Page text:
As the body moves, tissues or organs inside are normally able to shift around each other. This is because these tissues have slippery surfaces. Inflammation (swelling), surgery, or injury can cause adhesions to form and prevent this movement. Adhesions can occur almost anywhere in the body, including:
Joints, such as the shoulder
Inside the abdomen or pelvis
Adhesions can become larger or tighter over time. Problems may occur if the adhesions cause an organ or body part to:
Pull out of position
Be unable to move normally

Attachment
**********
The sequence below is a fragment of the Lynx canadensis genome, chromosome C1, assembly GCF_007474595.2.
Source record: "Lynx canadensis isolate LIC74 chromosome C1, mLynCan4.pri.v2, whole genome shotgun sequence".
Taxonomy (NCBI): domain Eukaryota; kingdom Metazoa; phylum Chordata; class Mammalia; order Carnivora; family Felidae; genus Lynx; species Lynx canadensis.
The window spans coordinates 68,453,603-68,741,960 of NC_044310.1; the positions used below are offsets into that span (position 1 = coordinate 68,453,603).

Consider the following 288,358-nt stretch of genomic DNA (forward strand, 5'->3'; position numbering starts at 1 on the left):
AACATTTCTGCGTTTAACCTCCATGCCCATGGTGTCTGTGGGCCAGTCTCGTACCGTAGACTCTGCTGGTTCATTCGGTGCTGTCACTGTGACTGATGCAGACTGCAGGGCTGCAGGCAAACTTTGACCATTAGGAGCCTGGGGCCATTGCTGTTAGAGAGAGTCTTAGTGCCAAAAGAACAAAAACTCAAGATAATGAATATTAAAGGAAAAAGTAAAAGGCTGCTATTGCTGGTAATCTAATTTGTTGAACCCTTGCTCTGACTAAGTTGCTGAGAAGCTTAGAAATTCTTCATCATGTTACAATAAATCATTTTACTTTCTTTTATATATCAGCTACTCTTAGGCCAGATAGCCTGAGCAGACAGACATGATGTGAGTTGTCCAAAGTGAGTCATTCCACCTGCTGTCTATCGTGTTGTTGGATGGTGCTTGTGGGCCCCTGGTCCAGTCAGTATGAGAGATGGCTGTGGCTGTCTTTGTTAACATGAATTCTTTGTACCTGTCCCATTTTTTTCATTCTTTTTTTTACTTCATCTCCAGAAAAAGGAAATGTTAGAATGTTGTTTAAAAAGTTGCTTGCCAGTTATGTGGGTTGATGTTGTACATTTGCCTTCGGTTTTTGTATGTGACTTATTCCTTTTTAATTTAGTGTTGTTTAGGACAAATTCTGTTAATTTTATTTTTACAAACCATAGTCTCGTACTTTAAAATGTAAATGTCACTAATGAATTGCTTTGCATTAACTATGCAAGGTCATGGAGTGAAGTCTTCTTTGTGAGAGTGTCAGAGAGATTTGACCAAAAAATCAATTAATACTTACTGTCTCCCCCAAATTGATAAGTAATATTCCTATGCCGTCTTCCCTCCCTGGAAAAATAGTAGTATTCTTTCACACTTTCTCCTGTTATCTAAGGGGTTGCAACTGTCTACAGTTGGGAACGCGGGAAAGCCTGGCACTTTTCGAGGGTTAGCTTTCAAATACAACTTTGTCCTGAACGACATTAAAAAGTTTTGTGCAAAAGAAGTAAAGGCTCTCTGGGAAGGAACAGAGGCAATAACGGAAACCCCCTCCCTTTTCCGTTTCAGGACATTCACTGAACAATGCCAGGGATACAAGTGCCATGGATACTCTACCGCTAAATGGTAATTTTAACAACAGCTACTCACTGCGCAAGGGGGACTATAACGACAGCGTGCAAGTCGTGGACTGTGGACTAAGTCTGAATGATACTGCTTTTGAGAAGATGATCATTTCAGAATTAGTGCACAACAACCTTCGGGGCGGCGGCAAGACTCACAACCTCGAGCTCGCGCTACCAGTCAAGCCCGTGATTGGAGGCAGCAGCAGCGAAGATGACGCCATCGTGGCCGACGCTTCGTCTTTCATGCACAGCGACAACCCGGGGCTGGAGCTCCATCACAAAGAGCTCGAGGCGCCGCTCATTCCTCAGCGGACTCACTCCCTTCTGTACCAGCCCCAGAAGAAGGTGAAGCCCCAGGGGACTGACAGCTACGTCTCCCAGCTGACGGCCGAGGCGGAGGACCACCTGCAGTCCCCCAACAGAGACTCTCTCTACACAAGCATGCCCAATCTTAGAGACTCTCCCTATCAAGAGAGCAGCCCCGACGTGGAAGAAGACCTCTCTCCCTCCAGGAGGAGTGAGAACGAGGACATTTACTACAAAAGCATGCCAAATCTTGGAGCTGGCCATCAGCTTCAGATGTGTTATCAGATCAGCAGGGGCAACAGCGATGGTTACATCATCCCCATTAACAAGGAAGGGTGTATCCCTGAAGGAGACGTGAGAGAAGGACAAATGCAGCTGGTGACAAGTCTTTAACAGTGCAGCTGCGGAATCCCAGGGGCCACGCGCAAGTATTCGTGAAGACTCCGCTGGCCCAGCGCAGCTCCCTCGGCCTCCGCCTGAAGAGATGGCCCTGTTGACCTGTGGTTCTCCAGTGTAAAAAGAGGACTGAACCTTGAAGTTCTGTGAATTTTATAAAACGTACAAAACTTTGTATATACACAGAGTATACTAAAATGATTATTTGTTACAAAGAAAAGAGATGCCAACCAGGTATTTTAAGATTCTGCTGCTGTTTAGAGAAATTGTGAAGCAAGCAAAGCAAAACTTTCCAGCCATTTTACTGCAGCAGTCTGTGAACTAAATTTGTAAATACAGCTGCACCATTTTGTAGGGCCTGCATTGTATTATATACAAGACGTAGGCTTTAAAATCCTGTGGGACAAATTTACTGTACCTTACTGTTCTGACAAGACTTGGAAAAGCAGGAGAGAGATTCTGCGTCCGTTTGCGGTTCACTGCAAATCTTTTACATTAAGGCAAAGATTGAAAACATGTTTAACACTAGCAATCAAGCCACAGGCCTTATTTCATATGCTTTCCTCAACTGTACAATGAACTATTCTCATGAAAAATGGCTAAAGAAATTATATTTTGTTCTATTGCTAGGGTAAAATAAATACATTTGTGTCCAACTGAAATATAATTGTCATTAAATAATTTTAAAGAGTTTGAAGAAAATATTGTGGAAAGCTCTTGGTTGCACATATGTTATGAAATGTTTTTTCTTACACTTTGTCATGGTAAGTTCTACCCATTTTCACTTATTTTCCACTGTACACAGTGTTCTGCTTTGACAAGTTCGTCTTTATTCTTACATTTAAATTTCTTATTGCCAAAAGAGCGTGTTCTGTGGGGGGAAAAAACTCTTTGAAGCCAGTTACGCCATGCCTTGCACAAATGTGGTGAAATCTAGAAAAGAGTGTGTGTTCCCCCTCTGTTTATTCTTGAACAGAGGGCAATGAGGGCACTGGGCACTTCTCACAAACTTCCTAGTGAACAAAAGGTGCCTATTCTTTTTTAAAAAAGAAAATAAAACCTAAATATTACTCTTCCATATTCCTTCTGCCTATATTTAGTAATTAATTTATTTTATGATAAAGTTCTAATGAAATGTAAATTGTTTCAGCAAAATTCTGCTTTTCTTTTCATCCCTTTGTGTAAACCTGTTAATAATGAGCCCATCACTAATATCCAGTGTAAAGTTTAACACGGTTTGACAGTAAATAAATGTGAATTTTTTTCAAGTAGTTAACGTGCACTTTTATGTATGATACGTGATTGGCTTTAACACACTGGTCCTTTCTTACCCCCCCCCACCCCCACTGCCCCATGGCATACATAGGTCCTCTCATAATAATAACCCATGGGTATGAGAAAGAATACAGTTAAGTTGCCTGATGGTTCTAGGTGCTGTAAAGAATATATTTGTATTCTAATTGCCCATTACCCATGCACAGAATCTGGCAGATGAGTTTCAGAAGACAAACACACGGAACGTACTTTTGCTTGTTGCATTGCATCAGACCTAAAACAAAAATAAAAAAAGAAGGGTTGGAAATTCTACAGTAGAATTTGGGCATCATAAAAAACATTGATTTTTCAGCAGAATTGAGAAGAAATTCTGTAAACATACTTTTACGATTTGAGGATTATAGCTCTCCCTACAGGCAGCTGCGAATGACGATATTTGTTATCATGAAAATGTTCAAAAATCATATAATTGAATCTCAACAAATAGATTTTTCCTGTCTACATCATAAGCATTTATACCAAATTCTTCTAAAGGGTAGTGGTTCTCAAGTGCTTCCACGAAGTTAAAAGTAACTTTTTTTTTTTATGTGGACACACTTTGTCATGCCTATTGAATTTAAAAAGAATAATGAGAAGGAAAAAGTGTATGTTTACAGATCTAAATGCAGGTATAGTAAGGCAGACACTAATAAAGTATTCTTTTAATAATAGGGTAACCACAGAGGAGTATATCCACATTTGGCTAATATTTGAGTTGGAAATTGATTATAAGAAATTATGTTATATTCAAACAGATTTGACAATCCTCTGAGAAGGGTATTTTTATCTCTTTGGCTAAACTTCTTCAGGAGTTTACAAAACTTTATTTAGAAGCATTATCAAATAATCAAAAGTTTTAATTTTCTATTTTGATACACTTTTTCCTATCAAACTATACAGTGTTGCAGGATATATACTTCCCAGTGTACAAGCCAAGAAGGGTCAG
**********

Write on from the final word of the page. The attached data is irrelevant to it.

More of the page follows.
The risk of forming adhesions is high after bowel or female organ surgeries. Surgery using a laparoscope is less likely to cause adhesions than open surgery.
Other causes of adhesions in the abdomen or pelvis include:
Appendicitis, most often when the appendix breaks open (ruptures)
Paine R. Rehabilitation and therapeutic modalities: a language of exercise and rehabilitation. In: DeLee JC, Drez D Jr, Miller MD, eds. DeLee and Drez's Orthopaedic Sports Medicine. 3rd ed. Philadelphia, Pa: Saunders Elsevier; 2009:chap 5 section A.
Susan Storck, MD, FACOG, Chief, Eastside Department of Obstetrics and Gynecology, Group Health Cooperative of Puget Sound, Bellevue, Washington; Clinical Teaching Faculty, Department of Obstetrics and Gynecology, University of Washington School of Medicine. Also reviewed by David Zieve, MD, MHA, Isla Ogilvie, PhD, and the A.D.A.M. Editorial team.